15/4/14 – Arzachel -1969

Arzachel Cover Art 1969Although the story of Arzachel may be a little complicated, a trip to the Uriel, Steve Hillage and Egg links will explain the story, but the short version is as follows:

Arzachel is in fact Uriel who are in fact three quarters of Egg with Steve Hillage. Hm, maybe that’s not quite clear – Ok let’s start again.

Uriel and Arzachel are in fact the same band. The line up was Steve Hillage on guitar and vocals, Dave Stewart on keyboards, Clive Brooks on drums and Mont Campbell on bass and vocals. Uriel broke up before they made an album as Hillage had decided to continue his education. Soon after his departure Uriel were convinced by the management to change their name to The Egg (settling on Egg) and soon after that they secured a record deal with Decca. Somewhere between the first Egg album and Hillage’s summer holidays, the four original members of Uriel were given the opportunity to record an album by another label in expectation of potential success for an underground psychedelic band in the wake of Pink Floyd and Soft Machine. So they re-formed for one day in the studio under yet another name and as three of the members were contracted to Decca (Egg), used pseudonyms on the album (see the Uriel link for details of this). That’s the short version.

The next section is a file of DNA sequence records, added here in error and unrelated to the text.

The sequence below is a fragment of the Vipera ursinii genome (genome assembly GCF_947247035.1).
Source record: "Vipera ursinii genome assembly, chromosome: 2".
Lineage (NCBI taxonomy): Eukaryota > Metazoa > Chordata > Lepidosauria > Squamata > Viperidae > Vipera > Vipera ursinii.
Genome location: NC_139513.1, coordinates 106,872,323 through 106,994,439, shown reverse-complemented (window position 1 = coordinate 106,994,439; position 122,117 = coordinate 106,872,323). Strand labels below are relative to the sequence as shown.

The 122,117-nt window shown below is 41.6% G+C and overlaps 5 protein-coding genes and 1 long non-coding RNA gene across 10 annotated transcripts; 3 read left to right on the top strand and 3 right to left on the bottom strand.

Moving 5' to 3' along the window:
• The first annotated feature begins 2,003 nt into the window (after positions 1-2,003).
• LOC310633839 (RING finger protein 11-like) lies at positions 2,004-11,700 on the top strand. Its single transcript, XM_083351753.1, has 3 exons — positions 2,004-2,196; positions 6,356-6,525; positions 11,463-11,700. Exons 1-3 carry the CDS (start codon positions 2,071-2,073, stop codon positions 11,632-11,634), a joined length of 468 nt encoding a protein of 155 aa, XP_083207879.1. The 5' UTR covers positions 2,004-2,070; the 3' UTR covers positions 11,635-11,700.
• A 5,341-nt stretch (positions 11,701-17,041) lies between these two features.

The album has 6 songs, four short and two long (the CD reissue has 6 extra tracks). The opening track is Garden Of Earthly Delights, a soft psychedelic English classic with melodic organ and a classic warm Hillage guitar break. The song has both Campbell and Hillage singing alternately. The song has a lovely chord shift in the middle. The lyrics are based on a lute song by 17th century English composer Philip Rosseter (1568 – 5 May 1623)  And Would You See My Mistress’ Face.

And would you see my lady’s face
It is a flowery garden place
Where knots of beauty have such grace
That all is work and nowhere space

It is a sweet delicious morn
Where day is breeding, never born
It is a meadow yet unshorn
Which thousand flowers do adorn

It is the heavens’ bright reflex
Weak eyes to dazzle and to vex
It is the idea of her sex
Whose envy does the world perplex

It is a sweet delicious morn
Where day is breeding, never born
It is a meadow yet unshorn
Which thousand flowers do adorn